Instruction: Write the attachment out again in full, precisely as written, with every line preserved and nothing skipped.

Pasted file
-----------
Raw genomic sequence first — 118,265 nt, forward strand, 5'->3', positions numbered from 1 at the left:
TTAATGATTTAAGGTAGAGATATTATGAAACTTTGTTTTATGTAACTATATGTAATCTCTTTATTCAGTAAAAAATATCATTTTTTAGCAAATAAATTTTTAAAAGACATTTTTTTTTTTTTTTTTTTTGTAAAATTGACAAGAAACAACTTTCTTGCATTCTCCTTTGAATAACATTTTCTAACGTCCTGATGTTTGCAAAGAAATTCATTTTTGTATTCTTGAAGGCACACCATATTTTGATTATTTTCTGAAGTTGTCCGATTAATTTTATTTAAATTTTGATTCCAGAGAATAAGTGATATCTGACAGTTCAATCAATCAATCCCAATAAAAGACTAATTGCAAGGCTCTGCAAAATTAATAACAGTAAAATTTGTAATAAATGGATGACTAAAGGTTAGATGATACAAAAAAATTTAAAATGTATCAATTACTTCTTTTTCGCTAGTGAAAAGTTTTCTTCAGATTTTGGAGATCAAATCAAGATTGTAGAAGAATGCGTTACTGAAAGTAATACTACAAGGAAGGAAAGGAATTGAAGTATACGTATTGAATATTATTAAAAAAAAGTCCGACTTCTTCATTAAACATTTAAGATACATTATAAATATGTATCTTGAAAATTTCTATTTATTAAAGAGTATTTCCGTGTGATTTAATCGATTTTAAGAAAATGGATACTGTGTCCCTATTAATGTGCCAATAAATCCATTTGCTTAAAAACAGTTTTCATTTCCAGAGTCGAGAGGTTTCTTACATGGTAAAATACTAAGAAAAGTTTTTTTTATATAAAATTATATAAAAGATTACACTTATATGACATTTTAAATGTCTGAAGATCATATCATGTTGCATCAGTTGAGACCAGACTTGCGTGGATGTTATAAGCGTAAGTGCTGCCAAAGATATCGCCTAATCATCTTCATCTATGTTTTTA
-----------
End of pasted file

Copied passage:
Raw genomic sequence first — 118,265 nt, forward strand, 5'->3', positions numbered from 1 at the left:
TTAATGATTTAAGGTAGAGATATTATGAAACTTTGTTTTATGTAACTATATGTAATCTCTTTATTCAGTAAAAAATATCATTTTTTAGCAAATAAATTTTTAAAAGACATTTTTTTTTTTTTTTTTTTTGTAAAATTGACAAGAAACAACTTTCTTGCATTCTCCTTTGAATAACATTTTCTAACGTCCTGATGTTTGCAAAGAAATTCATTTTTGTATTCTTGAAGGCACACCATATTTTGATTATTTTCTGAAGTTGTCCGATTAATTTTATTTAAATTTTGATTCCAGAGAATAAGTGATATCTGACAGTTCAATCAATCAATCCCAATAAAAGACTAATTGCAAGGCTCTGCAAAATTAATAACAGTAAAATTTGTAATAAATGGATGACTAAAGGTTAGATGATACAAAAAAATTTAAAATGTATCAATTACTTCTTTTTCGCTAGTGAAAAGTTTTCTTCAGATTTTGGAGATCAAATCAAGATTGTAGAAGAATGCGTTACTGAAAGTAATACTACAAGGAAGGAAAGGAATTGAAGTATACGTATTGAATATTATTAAAAAAAAGTCCGACTTCTTCATTAAACATTTAAGATACATTATAAATATGTATCTTGAAAATTTCTATTTATTAAAGAGTATTTCCGTGTGATTTAATCGATTTTAAGAAAATGGATACTGTGTCCCTATTAATGTGCCAATAAATCCATTTGCTTAAAAACAGTTTTCATTTCCAGAGTCGAGAGGTTTCTTACATGGTAAAATACTAAGAAAAGTTTTTTTTATATAAAATTATATAAAAGATTACACTTATATGACATTTTAAATGTCTGAAGATCATATCATGTTGCATCAGTTGAGACCAGACTTGCGTGGATGTTATAAGCGTAAGTGCTGCCAAAGATATCGCCTAATCATCTTCATCTATGTTTTTA